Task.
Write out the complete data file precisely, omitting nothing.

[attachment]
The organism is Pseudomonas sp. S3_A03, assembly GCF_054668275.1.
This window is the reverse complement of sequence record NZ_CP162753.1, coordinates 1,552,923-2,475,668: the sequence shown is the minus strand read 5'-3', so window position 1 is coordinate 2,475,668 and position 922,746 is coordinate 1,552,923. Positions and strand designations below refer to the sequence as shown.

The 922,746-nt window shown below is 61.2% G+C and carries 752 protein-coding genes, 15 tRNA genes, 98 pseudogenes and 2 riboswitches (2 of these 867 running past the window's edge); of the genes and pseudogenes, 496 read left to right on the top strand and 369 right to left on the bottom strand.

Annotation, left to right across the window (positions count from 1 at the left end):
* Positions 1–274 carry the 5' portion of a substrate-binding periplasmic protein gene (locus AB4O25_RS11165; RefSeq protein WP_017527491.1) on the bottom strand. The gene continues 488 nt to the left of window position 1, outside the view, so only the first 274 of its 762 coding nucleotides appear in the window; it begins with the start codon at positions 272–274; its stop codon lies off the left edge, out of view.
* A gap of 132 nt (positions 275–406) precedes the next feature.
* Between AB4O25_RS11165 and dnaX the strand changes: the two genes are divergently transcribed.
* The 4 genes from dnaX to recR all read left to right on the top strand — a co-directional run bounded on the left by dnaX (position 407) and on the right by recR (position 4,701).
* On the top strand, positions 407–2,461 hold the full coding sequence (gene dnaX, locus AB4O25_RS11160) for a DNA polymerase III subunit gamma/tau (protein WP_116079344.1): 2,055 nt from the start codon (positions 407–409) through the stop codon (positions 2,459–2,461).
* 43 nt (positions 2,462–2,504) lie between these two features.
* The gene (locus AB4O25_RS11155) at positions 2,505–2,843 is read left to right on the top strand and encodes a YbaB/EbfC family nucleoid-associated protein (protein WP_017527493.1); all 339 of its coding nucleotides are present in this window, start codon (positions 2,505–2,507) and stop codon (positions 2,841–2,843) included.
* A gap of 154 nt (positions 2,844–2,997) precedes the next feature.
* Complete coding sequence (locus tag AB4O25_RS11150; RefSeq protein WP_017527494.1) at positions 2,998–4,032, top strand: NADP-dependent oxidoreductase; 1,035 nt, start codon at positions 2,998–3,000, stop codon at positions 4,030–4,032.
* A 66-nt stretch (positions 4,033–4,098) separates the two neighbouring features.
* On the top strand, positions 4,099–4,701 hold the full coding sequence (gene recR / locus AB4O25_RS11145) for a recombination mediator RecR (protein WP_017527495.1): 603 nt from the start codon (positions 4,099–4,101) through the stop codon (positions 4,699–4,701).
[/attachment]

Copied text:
The organism is Pseudomonas sp. S3_A03, assembly GCF_054668275.1.
This window is the reverse complement of sequence record NZ_CP162753.1, coordinates 1,552,923-2,475,668: the sequence shown is the minus strand read 5'-3', so window position 1 is coordinate 2,475,668 and position 922,746 is coordinate 1,552,923. Positions and strand designations below refer to the sequence as shown.

The 922,746-nt window shown below is 61.2% G+C and carries 752 protein-coding genes, 15 tRNA genes, 98 pseudogenes and 2 riboswitches (2 of these 867 running past the window's edge); of the genes and pseudogenes, 496 read left to right on the top strand and 369 right to left on the bottom strand.

Annotation, left to right across the window (positions count from 1 at the left end):
* Positions 1–274 carry the 5' portion of a substrate-binding periplasmic protein gene (locus AB4O25_RS11165; RefSeq protein WP_017527491.1) on the bottom strand. The gene continues 488 nt to the left of window position 1, outside the view, so only the first 274 of its 762 coding nucleotides appear in the window; it begins with the start codon at positions 272–274; its stop codon lies off the left edge, out of view.
* A gap of 132 nt (positions 275–406) precedes the next feature.
* Between AB4O25_RS11165 and dnaX the strand changes: the two genes are divergently transcribed.
* The 4 genes from dnaX to recR all read left to right on the top strand — a co-directional run bounded on the left by dnaX (position 407) and on the right by recR (position 4,701).
* On the top strand, positions 407–2,461 hold the full coding sequence (gene dnaX, locus AB4O25_RS11160) for a DNA polymerase III subunit gamma/tau (protein WP_116079344.1): 2,055 nt from the start codon (positions 407–409) through the stop codon (positions 2,459–2,461).
* 43 nt (positions 2,462–2,504) lie between these two features.
* The gene (locus AB4O25_RS11155) at positions 2,505–2,843 is read left to right on the top strand and encodes a YbaB/EbfC family nucleoid-associated protein (protein WP_017527493.1); all 339 of its coding nucleotides are present in this window, start codon (positions 2,505–2,507) and stop codon (positions 2,841–2,843) included.
* A gap of 154 nt (positions 2,844–2,997) precedes the next feature.
* Complete coding sequence (locus tag AB4O25_RS11150; RefSeq protein WP_017527494.1) at positions 2,998–4,032, top strand: NADP-dependent oxidoreductase; 1,035 nt, start codon at positions 2,998–3,000, stop codon at positions 4,030–4,032.
* A 66-nt stretch (positions 4,033–4,098) separates the two neighbouring features.
* On the top strand, positions 4,099–4,701 hold the full coding sequence (gene recR / locus AB4O25_RS11145) for a recombination mediator RecR (protein WP_017527495.1): 603 nt from the start codon (positions 4,099–4,101) through the stop codon (positions 4,699–4,701).